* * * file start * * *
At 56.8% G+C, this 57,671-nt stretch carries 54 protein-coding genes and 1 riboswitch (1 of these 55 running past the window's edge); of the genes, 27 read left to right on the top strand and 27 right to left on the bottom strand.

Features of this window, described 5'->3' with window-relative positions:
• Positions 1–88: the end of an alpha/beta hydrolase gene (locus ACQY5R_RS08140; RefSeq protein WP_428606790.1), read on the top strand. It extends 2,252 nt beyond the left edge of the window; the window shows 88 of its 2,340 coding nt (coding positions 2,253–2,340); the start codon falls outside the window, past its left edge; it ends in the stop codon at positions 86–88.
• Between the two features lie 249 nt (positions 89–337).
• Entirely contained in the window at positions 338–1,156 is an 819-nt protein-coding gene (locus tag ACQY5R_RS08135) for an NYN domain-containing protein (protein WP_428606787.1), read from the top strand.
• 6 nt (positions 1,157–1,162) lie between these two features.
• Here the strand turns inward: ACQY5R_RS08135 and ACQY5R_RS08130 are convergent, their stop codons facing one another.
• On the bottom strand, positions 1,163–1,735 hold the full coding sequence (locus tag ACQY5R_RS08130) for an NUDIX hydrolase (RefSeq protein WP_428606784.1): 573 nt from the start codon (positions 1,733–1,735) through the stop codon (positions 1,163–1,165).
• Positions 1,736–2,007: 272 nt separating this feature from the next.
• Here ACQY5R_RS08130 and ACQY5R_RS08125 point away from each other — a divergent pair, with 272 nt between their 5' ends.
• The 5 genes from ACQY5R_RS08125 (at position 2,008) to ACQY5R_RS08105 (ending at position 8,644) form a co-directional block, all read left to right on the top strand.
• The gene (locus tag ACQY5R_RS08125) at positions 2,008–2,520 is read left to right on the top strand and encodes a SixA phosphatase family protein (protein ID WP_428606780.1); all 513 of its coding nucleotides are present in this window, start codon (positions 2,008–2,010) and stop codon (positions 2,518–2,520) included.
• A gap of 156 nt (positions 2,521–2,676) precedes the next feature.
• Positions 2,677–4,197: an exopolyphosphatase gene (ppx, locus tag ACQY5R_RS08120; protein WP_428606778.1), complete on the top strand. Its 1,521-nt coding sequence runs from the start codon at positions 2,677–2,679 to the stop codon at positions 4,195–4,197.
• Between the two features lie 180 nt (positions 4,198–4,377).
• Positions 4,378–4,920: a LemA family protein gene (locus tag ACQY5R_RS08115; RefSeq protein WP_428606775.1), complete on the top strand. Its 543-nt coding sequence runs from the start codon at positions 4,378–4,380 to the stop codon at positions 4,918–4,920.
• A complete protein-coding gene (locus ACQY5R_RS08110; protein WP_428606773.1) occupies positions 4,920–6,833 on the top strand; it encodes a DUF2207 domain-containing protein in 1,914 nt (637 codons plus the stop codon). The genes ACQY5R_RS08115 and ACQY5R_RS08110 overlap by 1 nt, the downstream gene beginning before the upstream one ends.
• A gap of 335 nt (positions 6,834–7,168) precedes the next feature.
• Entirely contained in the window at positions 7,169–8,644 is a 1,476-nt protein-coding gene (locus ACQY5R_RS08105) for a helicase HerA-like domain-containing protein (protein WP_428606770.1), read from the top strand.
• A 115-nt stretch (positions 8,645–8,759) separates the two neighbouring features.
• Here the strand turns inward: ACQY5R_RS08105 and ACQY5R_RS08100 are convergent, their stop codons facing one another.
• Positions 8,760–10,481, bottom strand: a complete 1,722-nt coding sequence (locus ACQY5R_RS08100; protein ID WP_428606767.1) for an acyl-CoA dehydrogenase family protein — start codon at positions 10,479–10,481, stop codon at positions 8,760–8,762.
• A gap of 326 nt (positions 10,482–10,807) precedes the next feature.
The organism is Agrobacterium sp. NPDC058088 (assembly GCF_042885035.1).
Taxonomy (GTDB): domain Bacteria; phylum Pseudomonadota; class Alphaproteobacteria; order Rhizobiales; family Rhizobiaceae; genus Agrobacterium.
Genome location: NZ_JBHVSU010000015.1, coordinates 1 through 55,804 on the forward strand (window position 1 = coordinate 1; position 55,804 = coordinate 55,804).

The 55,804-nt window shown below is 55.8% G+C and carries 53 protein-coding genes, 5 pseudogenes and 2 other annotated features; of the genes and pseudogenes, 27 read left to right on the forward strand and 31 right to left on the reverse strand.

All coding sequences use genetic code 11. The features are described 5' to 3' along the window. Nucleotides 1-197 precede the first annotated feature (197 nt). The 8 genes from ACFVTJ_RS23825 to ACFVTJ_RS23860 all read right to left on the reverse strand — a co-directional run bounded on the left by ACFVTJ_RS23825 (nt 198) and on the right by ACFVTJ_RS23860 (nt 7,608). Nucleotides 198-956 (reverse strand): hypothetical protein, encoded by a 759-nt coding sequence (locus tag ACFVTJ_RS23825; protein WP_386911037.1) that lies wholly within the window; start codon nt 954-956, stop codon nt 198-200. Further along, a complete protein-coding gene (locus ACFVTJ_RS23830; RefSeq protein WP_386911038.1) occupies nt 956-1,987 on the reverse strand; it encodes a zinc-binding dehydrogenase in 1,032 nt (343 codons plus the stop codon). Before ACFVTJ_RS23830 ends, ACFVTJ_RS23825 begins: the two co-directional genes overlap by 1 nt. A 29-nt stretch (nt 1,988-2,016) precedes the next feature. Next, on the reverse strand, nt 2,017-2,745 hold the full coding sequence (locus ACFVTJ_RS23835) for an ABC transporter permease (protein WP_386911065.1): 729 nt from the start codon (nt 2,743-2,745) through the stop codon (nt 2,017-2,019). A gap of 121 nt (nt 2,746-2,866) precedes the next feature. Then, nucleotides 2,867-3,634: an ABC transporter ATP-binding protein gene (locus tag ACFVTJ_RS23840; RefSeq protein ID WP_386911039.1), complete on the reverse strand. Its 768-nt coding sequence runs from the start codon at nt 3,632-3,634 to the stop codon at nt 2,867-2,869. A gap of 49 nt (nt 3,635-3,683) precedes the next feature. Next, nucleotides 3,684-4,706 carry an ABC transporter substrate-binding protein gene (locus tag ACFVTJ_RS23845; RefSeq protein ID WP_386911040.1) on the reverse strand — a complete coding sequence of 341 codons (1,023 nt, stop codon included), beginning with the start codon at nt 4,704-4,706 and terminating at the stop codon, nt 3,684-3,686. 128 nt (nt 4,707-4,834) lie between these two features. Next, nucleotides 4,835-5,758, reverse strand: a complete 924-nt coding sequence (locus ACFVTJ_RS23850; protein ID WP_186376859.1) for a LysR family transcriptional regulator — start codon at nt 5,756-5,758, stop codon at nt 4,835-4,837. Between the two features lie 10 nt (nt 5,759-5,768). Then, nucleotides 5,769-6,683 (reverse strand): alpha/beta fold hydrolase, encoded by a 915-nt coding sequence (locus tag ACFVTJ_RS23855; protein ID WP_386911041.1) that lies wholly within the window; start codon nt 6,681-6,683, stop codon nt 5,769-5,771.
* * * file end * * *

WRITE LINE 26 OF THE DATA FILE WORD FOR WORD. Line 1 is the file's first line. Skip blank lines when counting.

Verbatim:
Genome location: NZ_JBHVSU010000015.1, coordinates 1 through 55,804 on the forward strand (window position 1 = coordinate 1; position 55,804 = coordinate 55,804).